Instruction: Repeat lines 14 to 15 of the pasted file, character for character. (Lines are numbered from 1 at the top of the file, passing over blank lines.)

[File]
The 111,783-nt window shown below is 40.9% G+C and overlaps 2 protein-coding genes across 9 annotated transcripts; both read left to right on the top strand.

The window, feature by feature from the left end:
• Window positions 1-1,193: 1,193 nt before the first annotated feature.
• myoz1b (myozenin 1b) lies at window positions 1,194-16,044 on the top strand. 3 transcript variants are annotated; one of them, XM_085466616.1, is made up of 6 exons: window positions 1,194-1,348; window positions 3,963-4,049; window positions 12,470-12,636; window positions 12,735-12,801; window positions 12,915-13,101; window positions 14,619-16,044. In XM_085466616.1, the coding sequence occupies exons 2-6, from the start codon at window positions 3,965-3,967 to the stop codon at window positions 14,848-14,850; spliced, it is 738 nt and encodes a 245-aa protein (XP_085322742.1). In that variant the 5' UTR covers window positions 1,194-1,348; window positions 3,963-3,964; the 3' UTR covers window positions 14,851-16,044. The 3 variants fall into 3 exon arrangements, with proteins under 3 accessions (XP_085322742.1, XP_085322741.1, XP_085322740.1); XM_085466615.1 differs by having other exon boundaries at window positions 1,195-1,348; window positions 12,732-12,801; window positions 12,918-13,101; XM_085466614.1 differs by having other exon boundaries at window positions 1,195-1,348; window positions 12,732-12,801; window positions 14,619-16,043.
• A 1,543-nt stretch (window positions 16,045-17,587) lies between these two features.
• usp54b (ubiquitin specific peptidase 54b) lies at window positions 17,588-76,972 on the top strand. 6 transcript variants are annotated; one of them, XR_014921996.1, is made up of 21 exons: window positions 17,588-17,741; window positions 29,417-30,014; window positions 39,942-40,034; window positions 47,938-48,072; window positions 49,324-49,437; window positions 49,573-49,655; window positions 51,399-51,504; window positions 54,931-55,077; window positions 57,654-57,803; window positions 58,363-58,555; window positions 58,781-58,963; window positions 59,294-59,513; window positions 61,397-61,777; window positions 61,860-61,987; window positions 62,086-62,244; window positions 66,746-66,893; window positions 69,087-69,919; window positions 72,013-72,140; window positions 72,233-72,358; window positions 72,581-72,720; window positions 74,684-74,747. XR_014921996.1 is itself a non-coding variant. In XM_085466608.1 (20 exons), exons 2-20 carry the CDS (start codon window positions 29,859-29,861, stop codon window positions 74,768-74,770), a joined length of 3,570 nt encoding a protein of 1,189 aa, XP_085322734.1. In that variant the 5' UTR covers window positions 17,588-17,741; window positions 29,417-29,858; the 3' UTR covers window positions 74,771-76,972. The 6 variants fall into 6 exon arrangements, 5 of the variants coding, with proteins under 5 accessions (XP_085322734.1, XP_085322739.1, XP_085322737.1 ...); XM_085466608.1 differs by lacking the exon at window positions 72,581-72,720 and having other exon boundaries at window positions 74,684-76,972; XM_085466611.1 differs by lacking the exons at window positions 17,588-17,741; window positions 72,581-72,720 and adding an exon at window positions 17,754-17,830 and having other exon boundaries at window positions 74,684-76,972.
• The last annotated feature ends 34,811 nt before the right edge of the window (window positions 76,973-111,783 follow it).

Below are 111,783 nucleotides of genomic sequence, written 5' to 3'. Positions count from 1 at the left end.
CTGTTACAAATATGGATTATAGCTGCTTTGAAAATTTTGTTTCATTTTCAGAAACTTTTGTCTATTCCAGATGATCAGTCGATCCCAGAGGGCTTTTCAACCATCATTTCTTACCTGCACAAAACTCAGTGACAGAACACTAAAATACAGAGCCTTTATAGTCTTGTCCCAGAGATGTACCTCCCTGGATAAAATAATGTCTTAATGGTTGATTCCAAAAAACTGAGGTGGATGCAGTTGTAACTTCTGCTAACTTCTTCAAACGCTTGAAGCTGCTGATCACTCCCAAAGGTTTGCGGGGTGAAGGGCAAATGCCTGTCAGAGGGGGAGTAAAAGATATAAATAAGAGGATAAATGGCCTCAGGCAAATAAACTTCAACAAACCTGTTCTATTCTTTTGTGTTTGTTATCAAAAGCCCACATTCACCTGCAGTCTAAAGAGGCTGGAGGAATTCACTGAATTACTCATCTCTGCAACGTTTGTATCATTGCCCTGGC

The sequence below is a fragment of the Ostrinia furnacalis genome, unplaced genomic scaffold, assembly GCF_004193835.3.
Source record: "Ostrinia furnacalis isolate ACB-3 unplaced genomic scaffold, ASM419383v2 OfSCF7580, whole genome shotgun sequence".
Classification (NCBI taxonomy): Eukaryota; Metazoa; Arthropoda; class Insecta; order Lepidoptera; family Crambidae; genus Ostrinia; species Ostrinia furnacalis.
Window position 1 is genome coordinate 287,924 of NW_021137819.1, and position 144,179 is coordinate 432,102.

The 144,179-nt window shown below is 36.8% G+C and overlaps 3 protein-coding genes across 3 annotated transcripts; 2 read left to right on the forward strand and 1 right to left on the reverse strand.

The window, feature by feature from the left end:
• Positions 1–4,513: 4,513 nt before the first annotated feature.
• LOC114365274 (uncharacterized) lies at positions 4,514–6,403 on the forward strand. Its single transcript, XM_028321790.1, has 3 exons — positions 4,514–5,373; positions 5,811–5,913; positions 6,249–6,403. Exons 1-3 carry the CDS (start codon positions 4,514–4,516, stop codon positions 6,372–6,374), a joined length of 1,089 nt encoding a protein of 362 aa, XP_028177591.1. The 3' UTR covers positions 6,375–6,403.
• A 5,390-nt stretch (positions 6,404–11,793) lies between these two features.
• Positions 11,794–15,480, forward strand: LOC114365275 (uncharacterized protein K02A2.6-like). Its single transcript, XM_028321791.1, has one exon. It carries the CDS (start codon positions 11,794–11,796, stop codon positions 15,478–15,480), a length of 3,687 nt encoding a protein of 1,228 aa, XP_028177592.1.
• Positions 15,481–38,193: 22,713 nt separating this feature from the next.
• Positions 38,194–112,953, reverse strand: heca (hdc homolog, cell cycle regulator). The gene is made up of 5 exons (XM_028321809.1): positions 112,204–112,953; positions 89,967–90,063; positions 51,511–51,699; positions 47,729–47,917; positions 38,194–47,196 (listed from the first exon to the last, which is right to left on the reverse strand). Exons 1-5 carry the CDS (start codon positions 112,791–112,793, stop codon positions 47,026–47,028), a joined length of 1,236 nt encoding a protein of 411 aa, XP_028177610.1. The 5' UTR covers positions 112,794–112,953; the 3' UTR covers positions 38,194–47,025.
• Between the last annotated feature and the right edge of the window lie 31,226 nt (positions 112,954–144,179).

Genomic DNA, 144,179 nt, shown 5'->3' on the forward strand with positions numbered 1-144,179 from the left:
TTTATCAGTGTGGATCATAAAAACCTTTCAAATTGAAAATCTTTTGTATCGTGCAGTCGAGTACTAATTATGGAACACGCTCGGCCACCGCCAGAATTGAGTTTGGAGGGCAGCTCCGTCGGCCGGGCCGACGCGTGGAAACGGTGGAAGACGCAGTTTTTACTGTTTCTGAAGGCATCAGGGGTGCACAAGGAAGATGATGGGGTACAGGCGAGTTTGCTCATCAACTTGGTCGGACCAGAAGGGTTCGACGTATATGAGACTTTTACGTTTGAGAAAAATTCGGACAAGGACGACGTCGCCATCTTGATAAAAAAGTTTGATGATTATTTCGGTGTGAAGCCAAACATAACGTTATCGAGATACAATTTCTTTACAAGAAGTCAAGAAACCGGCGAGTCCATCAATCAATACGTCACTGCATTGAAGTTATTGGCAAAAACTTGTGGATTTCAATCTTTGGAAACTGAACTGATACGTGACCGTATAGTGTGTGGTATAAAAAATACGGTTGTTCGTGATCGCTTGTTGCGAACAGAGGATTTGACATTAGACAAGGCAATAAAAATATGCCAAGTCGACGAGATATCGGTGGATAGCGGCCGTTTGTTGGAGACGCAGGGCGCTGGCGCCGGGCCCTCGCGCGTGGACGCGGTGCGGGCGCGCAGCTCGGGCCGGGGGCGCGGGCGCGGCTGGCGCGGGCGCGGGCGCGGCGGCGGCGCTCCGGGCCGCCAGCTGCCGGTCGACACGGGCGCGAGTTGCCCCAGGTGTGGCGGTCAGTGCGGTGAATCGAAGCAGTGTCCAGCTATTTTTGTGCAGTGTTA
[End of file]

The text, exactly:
The 144,179-nt window shown below is 36.8% G+C and overlaps 3 protein-coding genes across 3 annotated transcripts; 2 read left to right on the forward strand and 1 right to left on the reverse strand.

The window, feature by feature from the left end: